The above letter is unfortunately undated. However Agnes died in 1912 so the letter would have been dated sometime prior to 1912.
This confirms that the Gogerly family did go to Carolina but not directly from Germany. They first settled in England and then went on to South Carolina. It also appears that Daniel and Jacob had a sister, Polly, and they all went to England with their widowed mother, Polly herself being widowed.
The reference made by the Mission to the family being tobacco farmers could be correct as farms at that time would have been run by slave labour hence Agnes's mention of the family being "Slave owners".
There have been suggestions that the name was spelt differently, possibly "Gorlich" "Goglien" "Gogerich" or "Gogele" (Gogerly is not a true German name) and subsequently anglicised to what it is today. There is however nothing to substantiate this.
Daniel married Elizabeth (maiden name not known) on 26 November 1789 and lived in Little Angel Court London. They had four Children. Their second child and eldest son, the Rev: Daniel John Gogerly (my great, great, great grandfather), was born on the 25 August 1792 in London.
Jacob married Mary Young in 1790 in England and lived in Green Arbour Court London. They had seven children. Their two youngest sons, Charles James Gogerly - born 29 April 1799 and William Henry Gogerly - born 1800 in London were the first Gogerly's to Australia. They were convicts.
All the Gogerly's in Australia are descendants of the Rev Daniel John Gogerly and his Cousin Charles James Gogerly.
Most of the Gogerly's in the UK are descendants of the Rev Daniel John Gogerly.
All the Gogerly's in England and Australia are related in some way as they are all descendants of the "Gogerly" who fought and died in the American War of Independence and his two sons Daniel and Jacob.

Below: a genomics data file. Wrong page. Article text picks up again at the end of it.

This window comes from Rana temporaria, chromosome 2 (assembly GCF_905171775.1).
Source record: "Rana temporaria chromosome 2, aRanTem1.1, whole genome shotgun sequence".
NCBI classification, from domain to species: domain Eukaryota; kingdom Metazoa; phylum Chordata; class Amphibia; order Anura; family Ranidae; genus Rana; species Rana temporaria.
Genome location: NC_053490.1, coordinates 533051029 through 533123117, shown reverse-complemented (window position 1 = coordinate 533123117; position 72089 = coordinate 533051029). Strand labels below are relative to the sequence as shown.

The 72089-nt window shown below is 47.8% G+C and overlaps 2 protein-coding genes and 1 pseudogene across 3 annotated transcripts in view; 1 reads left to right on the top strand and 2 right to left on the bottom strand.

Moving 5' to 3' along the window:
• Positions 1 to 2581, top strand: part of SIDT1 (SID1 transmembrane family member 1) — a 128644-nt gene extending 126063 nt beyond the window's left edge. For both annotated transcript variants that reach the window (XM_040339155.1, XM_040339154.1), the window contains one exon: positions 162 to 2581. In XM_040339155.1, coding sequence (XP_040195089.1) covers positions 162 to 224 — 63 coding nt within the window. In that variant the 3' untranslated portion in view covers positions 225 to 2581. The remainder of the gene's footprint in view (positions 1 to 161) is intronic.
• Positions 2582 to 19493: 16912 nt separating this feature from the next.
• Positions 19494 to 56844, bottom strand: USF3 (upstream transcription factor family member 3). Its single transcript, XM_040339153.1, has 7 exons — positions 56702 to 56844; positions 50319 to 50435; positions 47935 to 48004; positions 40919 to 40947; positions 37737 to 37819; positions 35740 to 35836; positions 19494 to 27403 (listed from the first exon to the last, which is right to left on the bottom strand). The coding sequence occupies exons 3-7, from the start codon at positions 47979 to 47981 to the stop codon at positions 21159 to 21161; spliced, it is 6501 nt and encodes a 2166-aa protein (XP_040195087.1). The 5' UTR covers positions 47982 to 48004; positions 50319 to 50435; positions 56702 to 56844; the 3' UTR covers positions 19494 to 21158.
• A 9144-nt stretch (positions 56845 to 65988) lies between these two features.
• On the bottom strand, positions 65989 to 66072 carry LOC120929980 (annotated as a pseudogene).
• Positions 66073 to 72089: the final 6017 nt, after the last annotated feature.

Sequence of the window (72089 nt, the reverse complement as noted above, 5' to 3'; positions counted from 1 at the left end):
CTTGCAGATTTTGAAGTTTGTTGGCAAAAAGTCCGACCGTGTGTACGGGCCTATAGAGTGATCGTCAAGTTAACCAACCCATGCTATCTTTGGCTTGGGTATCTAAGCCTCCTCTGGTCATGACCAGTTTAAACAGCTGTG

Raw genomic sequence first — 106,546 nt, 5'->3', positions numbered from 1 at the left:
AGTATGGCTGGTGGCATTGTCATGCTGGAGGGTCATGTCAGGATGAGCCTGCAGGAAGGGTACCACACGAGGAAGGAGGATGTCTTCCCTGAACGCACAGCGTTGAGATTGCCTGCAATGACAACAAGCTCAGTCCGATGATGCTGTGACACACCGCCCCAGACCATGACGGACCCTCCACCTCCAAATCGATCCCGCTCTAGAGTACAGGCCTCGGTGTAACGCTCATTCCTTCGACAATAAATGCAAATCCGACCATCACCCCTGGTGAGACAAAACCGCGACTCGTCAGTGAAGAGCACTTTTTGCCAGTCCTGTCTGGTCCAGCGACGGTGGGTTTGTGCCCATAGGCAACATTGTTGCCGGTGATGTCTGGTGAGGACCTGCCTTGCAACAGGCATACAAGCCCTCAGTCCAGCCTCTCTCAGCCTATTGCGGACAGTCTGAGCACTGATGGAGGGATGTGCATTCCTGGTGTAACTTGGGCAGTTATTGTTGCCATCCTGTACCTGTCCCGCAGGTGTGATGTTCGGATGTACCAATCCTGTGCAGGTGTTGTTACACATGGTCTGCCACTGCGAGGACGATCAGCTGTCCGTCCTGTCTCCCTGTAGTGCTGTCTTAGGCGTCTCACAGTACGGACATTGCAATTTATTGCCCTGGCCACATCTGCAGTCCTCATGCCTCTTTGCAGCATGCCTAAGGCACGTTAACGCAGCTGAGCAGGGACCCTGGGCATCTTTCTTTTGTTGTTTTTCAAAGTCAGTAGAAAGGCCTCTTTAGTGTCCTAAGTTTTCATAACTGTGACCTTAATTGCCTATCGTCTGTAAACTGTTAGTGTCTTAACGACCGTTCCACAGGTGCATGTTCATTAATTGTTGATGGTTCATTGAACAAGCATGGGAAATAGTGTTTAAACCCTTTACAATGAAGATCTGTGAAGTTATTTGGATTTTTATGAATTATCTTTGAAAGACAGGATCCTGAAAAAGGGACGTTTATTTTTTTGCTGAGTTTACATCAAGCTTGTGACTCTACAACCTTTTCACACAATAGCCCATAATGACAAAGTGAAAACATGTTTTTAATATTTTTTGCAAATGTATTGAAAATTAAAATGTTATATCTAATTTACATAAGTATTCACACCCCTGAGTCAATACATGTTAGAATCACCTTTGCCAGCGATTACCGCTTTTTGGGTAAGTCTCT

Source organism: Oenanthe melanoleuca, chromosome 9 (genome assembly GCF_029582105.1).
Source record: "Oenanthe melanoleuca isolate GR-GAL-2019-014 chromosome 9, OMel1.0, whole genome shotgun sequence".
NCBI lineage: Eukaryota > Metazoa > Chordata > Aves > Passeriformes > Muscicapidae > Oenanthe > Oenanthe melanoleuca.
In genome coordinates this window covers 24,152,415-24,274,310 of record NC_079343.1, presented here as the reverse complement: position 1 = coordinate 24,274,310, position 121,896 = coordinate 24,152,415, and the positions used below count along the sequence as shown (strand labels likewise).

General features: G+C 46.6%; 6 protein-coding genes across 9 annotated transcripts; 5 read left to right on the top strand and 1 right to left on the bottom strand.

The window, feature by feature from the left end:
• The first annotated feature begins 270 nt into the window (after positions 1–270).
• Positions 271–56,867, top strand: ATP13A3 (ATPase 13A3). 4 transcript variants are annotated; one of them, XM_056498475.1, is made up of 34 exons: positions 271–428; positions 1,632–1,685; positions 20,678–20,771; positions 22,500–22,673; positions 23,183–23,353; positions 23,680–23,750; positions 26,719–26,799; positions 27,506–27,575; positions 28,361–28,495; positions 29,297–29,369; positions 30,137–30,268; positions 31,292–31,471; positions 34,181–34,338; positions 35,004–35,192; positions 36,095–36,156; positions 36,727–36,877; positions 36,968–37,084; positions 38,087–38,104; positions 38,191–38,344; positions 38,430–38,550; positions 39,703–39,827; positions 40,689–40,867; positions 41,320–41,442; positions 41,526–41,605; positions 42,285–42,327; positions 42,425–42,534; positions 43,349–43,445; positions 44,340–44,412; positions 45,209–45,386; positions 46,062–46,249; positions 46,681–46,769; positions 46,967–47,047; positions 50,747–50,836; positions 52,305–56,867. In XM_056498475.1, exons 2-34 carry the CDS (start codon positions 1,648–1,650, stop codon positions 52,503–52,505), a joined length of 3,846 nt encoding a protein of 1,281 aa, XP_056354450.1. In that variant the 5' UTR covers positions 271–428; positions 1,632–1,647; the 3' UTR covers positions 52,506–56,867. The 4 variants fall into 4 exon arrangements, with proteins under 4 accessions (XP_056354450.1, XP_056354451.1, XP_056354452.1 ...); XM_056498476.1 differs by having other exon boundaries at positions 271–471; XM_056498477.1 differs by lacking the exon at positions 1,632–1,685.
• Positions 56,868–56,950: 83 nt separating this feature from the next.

There have been suggestions that the Gogerly's were :-
Huguenots (French Protestants)
Welsh Fisherman who settled on the central coast of NSW
There is one claim that Charles James Gogerly was an Irish convict who came to Australia on an English Ship
I have found nothing to substantiate the Welsh and Irish claims. All my research points to the family originating from Hanover, then on to England from there to South Carolina USA, back to London England (NOT Ireland) where Charles James and his brother William and First Cousin Daniel John Gogerly were all born. Charles and William were convicted of robbery in London (NOT Ireland) and sentenced for the term of their natural lives to the Penal Colony in NSW Australia.
It is known that many convicts made up stories re their origin, employment etc to hide their convict past and maybe this is what happened with the Gogerly's.
As for the Huguenot connection - many Huguenots fled to Germany during the 17th century. The following (provided by Kerry Henke, great great granddaughter of Charles James and Charlotte Gogerly) is from a website reformiert-online.net " In Bad Karishafen today, there is the Huguenot museum and German Huguenot Association has its headquarters there. In Franken, it was Margrave Christian Ernest who brought about the new settlememt of Huguenots and thus an economical upturn - Erlangen is basically a Huguenot establishment (of 1686), As a consequence of the admission in individual territories, French-Reformed congregations arose in many other towns as well, e.g. in Hamburg, Celle, Hanover, Hamein, Leipzig and Stuttgart"
In a book published by Andrew C Thompson - "Britain, Hanover and the Protestant Interest 1688-1756" page 50 - Huguenot Influence - shows that there were Huguenots active in the courts and government at the time - Agnes Gogerly's letter to her cousin Laura states her great great grandfather came to England with George the first in 1714. George the first was raised in the Royal Court of Hanover. However she makes no mention of a Huguenot connection. The possible Huguenot connection was passed down by Charlotte Gogerly (nee Fowler) wife of Charles James Gogerly.
Although it is possible that the Gogerly's were Huguenots who went to Hanover it is not possible to confirm this.
I cannot vouch for the authenticity of the coat of arms. I got this from a Heraldry shop. The motto inscribed is "Robur In Unitas" which means "Strength In Unity"